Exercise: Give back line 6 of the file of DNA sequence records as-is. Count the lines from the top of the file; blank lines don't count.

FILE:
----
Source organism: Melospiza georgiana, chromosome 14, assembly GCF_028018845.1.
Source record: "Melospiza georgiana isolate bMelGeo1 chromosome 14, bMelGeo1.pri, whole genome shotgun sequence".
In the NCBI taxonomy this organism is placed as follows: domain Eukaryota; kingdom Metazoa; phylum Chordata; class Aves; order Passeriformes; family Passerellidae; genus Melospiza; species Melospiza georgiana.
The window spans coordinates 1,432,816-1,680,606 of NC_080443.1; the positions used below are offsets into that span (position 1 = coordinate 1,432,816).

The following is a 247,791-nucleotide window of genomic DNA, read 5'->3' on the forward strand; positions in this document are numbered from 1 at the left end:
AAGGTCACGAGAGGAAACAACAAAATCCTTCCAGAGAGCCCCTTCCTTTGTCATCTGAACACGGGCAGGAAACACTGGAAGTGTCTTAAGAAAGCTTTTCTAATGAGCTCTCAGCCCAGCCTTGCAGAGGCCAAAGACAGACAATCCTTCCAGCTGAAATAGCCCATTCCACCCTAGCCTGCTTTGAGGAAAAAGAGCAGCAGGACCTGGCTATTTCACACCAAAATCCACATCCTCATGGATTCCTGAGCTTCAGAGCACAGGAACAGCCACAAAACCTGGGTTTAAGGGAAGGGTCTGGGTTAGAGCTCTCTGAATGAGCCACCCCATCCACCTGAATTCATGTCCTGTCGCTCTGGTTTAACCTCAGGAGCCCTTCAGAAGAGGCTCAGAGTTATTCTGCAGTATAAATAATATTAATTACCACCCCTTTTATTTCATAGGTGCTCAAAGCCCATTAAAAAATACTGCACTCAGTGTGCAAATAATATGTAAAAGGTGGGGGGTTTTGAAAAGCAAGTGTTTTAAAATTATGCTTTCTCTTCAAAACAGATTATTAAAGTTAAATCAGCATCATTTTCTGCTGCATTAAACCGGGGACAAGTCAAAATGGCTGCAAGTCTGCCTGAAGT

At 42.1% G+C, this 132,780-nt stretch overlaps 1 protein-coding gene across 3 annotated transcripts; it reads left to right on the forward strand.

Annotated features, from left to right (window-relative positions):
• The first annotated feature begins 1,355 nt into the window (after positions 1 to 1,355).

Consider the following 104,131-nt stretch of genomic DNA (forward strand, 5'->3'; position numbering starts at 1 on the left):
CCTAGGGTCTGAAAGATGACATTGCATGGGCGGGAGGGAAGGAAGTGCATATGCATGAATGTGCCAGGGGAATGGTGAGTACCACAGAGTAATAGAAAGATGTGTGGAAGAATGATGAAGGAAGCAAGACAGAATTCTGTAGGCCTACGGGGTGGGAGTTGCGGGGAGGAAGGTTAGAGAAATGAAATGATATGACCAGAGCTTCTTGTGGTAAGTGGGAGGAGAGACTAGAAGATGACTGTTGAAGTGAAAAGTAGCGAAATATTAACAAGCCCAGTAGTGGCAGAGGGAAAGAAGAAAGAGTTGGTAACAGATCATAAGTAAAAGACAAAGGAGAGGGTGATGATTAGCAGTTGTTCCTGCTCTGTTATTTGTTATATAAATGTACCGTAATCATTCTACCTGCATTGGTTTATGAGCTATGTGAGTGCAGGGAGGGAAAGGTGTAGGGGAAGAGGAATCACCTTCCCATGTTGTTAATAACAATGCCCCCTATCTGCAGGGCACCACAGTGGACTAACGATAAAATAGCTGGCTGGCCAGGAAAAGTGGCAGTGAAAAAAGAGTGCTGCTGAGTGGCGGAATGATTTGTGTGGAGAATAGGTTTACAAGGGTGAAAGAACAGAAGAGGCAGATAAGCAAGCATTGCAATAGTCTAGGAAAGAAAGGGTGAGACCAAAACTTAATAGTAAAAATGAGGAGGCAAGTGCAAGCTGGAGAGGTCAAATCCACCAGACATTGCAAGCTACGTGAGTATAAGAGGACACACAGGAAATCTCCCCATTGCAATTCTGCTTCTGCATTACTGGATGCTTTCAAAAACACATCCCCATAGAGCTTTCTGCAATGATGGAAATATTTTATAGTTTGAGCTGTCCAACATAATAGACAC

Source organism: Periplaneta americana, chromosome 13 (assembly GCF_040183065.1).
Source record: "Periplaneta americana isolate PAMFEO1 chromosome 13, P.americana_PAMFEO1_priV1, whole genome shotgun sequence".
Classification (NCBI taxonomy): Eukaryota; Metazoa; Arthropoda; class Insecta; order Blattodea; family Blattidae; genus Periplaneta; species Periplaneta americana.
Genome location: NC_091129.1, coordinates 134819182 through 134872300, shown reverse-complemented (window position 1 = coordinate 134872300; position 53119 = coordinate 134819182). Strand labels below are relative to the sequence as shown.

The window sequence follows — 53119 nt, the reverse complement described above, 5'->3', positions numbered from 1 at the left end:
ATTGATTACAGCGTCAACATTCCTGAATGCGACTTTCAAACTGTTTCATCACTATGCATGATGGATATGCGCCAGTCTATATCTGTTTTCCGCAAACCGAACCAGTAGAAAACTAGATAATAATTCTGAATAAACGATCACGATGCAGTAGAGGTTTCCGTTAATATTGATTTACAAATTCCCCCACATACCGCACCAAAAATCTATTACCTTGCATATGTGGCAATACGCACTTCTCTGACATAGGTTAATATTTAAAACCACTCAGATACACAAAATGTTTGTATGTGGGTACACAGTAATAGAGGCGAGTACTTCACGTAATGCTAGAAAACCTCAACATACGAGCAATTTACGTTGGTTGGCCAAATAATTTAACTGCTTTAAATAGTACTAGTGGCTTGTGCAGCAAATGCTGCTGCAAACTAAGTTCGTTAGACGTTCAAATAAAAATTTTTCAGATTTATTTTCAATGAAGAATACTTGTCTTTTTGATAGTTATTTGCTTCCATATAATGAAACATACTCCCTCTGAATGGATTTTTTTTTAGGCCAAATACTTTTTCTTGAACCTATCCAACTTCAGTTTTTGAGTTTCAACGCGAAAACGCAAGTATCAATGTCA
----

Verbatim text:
AAGGTCACGAGAGGAAACAACAAAATCCTTCCAGAGAGCCCCTTCCTTTGTCATCTGAACACGGGCAGGAAACACTGGAAGTGTCTTAAGAAAGCTTTTCTAATGAGCTCTCAGCCCAGCCTTGCAGAGGCCAAAGACAGACAATCCTTCCAGCTGAAATAGCCCATTCCACCCTAGCCTGCTTTGAGGAAAAAGAGCAGCAGGACCTGGCTATTTCACACCAAAATCCACATCCTCATGGATTCCTGAGCTTCAGAGCACAGGAACAGCCACAAAACCTGGGTTTAAGGGAAGGGTCTGGGTTAGAGCTCTCTGAATGAGCCACCCCATCCACCTGAATTCATGTCCTGTCGCTCTGGTTTAACCTCAGGAGCCCTTCAGAAGAGGCTCAGAGTTATTCTGCAGTATAAATAATATTAATTACCACCCCTTTTATTTCATAGGTGCTCAAAGCCCATTAAAAAATACTGCACTCAGTGTGCAAATAATATGTAAAAGGTGGGGGGTTTTGAAAAGCAAGTGTTTTAAAATTATGCTTTCTCTTCAAAACAGATTATTAAAGTTAAATCAGCATCATTTTCTGCTGCATTAAACCGGGGACAAGTCAAAATGGCTGCAAGTCTGCCTGAAGT